Report: Brewers sold for $180 million

Updated: September 29, 2004, 4:57 PM ET

MILWAUKEE - The Milwaukee Brewers reportedly have orally accepted an offer from Los Angeles investor Mark L. Attanasio to buy the franchise for more than $180 million.

On Monday, the Milwaukee Journal-Sentinel, citing unidentified sources, reported that the team's board of directors decided to accept Attanasio's offer at a meeting last Thursday. The Brewers are currently owned by the family of baseball commissioner Bud Selig.

The report said the price was between $180 million and $200 million. The Anaheim Angels, playing in a larger metropolitan area, sold for $182 million last year.

The deal requires approval from 29 other owners but is expected to be finalized before next season. The report said any sale of the club would also include 30 percent of Miller Park, a 42,000-seat facility that opened in 2001. The team's lease with Miller Park runs through 2030.

Attanasio, 46, a senior partner with Los Angeles money management firm Trust Company of the West, is a lifelong fan of baseball who grew up in the vicinity of Yankee Stadium in New York.

His bid was selected by the board over bids from Quicken Loans chairman Daniel Gilbert of Detroit and New York attorney Miles Prentice. On Monday, ran a portion of a statement from Gilbert which said he was "deeply disappointed that the Brewers have chosen another direction in the sale of the club."

Baseball president and CEO Bob DuPuy declined to talk specifically about the deal but said the Brewers were a franchise on the rise thanks to the wider success of baseball in the 2004 season.

"We are close to an all-time attendance record," DuPuy told the newspaper. "Our ratings have remained stable or have gone up in the face of increasing competition. We have labor peace, and there is enthusiasm about Miller Park.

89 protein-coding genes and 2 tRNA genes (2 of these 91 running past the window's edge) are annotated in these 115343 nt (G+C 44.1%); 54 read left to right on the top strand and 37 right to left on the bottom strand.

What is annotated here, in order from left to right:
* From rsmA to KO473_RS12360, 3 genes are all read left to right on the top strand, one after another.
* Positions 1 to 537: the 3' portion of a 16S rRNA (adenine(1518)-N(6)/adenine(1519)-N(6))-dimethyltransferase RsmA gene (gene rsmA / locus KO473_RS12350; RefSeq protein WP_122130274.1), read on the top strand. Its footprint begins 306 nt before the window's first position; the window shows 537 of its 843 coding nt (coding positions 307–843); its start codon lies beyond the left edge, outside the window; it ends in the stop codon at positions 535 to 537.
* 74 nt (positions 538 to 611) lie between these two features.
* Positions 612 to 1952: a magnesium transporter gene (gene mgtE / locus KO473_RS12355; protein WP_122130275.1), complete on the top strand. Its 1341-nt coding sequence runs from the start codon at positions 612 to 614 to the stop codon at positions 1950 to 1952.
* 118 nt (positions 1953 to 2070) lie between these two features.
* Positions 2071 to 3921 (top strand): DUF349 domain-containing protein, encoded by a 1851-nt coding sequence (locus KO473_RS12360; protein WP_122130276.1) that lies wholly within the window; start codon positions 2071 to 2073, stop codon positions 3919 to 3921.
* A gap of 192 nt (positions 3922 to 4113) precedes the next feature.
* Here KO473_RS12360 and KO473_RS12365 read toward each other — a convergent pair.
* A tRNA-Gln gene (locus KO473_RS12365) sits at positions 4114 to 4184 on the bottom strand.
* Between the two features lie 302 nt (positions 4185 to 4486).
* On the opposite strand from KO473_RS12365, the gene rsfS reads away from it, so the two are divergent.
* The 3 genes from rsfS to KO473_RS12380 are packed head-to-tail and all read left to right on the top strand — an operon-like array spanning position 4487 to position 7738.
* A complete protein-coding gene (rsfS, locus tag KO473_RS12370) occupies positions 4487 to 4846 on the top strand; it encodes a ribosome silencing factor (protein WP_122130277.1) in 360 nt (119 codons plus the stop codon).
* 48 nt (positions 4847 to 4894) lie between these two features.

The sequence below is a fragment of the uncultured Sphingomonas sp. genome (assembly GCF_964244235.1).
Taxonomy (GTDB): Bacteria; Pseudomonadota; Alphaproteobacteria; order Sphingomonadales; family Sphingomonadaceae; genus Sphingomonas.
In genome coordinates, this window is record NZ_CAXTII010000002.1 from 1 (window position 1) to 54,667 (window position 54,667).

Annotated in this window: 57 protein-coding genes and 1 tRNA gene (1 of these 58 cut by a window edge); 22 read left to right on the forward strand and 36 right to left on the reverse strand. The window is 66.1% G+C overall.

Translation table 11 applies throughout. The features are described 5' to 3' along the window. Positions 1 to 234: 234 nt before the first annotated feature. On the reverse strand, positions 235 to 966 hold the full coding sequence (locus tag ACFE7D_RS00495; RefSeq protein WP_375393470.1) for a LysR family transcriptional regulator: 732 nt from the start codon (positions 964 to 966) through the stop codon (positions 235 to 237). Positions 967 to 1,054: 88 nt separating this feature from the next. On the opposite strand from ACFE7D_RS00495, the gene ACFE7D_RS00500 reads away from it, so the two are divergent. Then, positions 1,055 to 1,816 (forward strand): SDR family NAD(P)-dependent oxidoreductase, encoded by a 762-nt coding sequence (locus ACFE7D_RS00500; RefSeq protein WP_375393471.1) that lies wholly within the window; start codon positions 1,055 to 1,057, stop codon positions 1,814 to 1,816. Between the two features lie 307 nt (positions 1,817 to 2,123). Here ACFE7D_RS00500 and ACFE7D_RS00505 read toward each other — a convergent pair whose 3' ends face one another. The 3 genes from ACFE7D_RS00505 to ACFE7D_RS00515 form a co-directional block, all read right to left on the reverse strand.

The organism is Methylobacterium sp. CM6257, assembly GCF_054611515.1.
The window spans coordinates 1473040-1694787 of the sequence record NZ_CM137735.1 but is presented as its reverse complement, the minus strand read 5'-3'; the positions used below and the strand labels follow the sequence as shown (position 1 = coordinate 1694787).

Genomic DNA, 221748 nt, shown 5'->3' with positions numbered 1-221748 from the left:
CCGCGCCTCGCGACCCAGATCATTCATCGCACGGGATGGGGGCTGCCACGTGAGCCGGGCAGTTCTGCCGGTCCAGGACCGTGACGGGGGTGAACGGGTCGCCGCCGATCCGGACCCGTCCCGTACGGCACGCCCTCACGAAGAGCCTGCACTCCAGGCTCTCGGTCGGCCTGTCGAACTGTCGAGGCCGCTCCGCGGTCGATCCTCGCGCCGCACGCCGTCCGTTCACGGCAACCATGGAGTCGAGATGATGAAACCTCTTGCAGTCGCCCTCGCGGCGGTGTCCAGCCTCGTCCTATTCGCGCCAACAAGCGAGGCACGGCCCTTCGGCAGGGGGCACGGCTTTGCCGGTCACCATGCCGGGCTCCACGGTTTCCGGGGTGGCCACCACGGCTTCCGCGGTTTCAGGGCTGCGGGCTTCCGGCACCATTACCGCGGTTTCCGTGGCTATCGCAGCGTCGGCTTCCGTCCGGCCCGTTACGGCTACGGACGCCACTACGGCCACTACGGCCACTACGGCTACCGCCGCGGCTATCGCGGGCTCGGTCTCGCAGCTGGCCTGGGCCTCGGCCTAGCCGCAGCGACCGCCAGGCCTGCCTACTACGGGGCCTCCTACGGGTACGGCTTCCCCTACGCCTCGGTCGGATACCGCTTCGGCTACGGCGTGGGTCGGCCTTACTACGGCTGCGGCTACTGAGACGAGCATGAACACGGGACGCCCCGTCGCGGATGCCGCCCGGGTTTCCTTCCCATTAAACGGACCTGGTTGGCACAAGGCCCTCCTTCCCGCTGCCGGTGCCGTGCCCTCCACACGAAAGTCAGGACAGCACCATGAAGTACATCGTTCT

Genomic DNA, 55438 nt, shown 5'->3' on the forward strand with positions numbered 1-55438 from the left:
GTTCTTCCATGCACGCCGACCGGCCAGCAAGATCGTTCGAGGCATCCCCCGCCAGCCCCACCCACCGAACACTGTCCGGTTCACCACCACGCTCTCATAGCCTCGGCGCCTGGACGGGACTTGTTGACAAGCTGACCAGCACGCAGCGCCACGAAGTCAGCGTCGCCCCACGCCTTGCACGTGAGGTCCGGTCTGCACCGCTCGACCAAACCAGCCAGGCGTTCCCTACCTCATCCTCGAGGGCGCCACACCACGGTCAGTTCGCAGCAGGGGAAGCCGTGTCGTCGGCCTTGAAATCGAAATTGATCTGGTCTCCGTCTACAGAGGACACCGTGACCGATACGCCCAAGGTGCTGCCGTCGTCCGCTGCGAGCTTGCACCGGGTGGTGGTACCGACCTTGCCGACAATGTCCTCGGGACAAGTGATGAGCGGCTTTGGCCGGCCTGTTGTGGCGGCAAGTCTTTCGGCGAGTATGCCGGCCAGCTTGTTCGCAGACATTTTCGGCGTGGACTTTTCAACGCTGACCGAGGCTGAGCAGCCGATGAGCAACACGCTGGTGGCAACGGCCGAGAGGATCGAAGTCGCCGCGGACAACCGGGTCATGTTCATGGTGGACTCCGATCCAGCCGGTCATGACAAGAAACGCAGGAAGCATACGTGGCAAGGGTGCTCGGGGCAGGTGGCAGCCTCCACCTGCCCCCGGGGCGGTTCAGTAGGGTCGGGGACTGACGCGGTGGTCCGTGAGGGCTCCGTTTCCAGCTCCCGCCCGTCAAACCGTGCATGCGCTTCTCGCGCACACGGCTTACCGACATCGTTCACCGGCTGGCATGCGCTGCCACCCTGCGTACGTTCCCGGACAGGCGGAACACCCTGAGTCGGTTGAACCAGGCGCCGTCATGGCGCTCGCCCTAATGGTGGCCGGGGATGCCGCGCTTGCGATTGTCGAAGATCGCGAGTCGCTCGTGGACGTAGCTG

"Plus, the Brewers have what is generally thought to be one of the top farm systems in Major League Baseball, and at least for the first half of the season, they did a good job on the field."

With a roster comprised of mostly young, inexpensive players, the Brewers were a surprising 45-41 at the All-Star break. Although the team has slumped to a 19-50 record since, it has drawn 2,062,382 fans this year - above the 2 million threshold needed to turn a profit, the report said.

However, what Attanasio also gets is a perennial loser with a shrinking fan base whose front office was shuffled less than a year ago. Ulice Payne Jr. - who became the first black team president in baseball history in September 2002 - resigned just over a year later after publicly criticizing the team's decision to slice player payroll.

The Brewers have clinched their 12th straight losing season. The report said their season-ticket fan base is approximately 7,000, the lowest it has been since 1995.

Part of the team's mission statement says the "Brewers are committed to fielding a competitive team both on and off the field" and also refers to the team as "a fiscally responsible organization."

According to the report, the Brewers had an outstanding debt of $133.2 million at the end of 2003. Most of the sale price would go toward erasing that debt.

The franchise began as the Seattle Pilots in 1969 but was bought by Selig in bankruptcy proceedings a year later and moved to Milwaukee before the 1970 season. The Brewers, who reached the World Series in 1982, moved from the American League to the National League after the 1997 season.

Selig's ownership stake of nearly 28 percent is held in a trust. At a sale price of $180 million, he would receive just over $13 million - approximately the same amount of his own money Selig has put into the team over the years.

This story is from's automated news wire. Wire index